Thursday, January 17, 2013

Quote of the week: Pachauri’s recipe for IPCC messages « The View From Here
Considering that the “leak” to which he refers is that of the Second Order Draft (which in effect is the third draft, because the IPCC draft-counts start at zero) of Working Group I’s contribution to the 5th Assessment Report, surely the report should be more than “half-baked” at this point.
Weather latest: Chaos as Scotland is held in an icy grip - Environment -
Thousands of people across the UK contacted the AA’s breakdown service for help, with call-outs peaking at 1,800 an hour, including 23 for cars stuck in snow – mostly in Aberdeenshire, Oxfordshire and East Midlands.
Europe’s dirty secret: The unwelcome renaissance | The Economist
The relative price of coal and gas is crucial to the health of European utilities. At the beginning of November 2012, according to Bloomberg New Energy Finance, a research firm, power utilities in Germany were set, on average, to lose €11.70 when they burned gas to make a megawatt of electricity, but to earn €14.22 per MW when they burned coal.
The difference reflects the prices of the fuels concerned. But there is more to it than that. Germany has an ambitious plan to shift from fossil fuels and nuclear power to renewables like solar and wind (this is called the Energiewende, or energy transformation). Electricity from renewables gets priority on the grid. That has allowed wind and solar to grab market share from fossil energy during the most profitable times of day, when utilities used to make most of their money and burning gas made sense (German electricity prices are at their highest in the middle of the day when solar generation is also strongest). By displacing conventional forms of energy this way renewables have undermined utilities’ finances. Moody’s, a ratings agency, recently said the whole sector’s creditworthiness is under threat.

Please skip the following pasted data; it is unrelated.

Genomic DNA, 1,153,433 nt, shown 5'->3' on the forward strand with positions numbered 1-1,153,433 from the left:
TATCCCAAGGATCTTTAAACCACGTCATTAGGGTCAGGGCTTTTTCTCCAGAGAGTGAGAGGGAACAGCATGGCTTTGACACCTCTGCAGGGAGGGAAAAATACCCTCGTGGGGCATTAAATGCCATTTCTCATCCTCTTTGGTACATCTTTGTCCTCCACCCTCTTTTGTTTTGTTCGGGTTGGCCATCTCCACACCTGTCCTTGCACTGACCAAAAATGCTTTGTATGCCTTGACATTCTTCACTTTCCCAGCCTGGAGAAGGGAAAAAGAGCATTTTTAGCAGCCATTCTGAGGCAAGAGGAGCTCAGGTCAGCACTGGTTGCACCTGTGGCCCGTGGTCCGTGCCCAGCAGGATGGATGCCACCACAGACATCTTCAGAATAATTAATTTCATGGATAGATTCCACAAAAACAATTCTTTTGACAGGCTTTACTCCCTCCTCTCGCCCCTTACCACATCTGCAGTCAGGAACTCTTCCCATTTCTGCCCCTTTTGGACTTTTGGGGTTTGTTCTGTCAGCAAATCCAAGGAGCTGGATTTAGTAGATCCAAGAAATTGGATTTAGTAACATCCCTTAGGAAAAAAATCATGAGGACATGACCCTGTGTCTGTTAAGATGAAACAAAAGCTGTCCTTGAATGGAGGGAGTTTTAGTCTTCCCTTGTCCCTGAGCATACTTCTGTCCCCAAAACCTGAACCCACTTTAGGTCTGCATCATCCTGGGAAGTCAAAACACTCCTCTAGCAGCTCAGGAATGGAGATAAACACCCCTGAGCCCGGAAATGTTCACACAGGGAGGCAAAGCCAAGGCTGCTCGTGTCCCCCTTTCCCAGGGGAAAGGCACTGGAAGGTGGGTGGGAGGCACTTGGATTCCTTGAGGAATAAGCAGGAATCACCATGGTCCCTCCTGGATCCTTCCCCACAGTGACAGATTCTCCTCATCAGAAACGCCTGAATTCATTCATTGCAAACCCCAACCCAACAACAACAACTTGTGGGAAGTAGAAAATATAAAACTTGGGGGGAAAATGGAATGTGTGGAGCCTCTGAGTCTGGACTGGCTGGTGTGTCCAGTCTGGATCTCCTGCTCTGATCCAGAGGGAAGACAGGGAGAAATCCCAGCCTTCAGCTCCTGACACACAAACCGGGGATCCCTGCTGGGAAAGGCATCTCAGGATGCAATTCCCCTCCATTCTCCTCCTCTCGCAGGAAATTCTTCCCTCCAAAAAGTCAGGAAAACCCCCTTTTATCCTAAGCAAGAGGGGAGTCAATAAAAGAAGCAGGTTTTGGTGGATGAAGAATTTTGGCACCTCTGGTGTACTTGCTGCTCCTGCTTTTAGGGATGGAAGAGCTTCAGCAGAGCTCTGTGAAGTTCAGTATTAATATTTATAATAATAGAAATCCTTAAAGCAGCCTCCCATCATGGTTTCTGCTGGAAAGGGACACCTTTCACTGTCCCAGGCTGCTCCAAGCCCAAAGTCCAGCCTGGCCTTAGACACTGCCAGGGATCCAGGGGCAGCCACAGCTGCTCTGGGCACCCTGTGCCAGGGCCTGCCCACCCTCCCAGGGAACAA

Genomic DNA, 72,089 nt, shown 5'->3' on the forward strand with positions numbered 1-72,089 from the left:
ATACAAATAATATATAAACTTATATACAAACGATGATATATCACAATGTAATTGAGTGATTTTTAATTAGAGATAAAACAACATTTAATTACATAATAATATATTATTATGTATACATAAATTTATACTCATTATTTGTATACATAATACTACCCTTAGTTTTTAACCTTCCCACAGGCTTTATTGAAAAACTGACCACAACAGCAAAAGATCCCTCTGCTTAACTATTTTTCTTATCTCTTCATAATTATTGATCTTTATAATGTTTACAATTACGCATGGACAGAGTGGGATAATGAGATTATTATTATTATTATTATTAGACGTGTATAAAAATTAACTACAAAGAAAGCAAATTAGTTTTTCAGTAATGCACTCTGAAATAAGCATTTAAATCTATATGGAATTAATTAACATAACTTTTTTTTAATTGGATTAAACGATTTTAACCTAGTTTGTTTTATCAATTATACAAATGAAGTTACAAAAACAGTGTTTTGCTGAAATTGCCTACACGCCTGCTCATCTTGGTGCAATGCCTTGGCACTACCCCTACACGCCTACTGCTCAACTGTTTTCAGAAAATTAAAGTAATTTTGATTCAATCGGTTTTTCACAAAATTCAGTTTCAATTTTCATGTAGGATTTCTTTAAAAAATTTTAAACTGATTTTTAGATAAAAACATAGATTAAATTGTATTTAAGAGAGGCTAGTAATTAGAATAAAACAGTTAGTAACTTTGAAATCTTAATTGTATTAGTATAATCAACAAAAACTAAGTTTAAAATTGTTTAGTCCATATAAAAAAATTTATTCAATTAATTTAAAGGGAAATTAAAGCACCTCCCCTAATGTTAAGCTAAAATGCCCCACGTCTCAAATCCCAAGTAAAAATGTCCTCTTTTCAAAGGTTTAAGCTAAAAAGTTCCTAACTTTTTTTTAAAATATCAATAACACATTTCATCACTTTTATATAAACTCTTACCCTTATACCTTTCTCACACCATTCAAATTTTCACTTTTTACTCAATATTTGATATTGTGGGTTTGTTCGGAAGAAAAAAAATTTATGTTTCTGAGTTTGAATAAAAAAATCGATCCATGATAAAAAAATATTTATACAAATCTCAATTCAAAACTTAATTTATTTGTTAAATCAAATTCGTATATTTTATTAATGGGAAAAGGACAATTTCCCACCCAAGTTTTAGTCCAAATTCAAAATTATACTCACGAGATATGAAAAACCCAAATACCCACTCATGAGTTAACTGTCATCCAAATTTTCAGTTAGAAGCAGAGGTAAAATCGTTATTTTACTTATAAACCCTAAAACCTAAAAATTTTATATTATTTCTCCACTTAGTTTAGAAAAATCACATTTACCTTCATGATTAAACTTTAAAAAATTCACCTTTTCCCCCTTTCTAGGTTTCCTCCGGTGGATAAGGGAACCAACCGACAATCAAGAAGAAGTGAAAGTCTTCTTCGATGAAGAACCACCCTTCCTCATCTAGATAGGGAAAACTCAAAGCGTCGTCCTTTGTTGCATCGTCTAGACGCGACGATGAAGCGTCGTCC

In response, companies are switching from gas to coal as fast as they can, so renewables are in fact displacing gas but not coal. In Germany, RWE, the biggest user of coal in Europe, generated 72% of its electricity from coal and lignite (a dirtier, low-grade form of coal) in the first nine months of 2012, compared with 66% over the same period in 2011. Germany needs new capacity because it is closing down its nuclear plants  [Via Bishop Hill]

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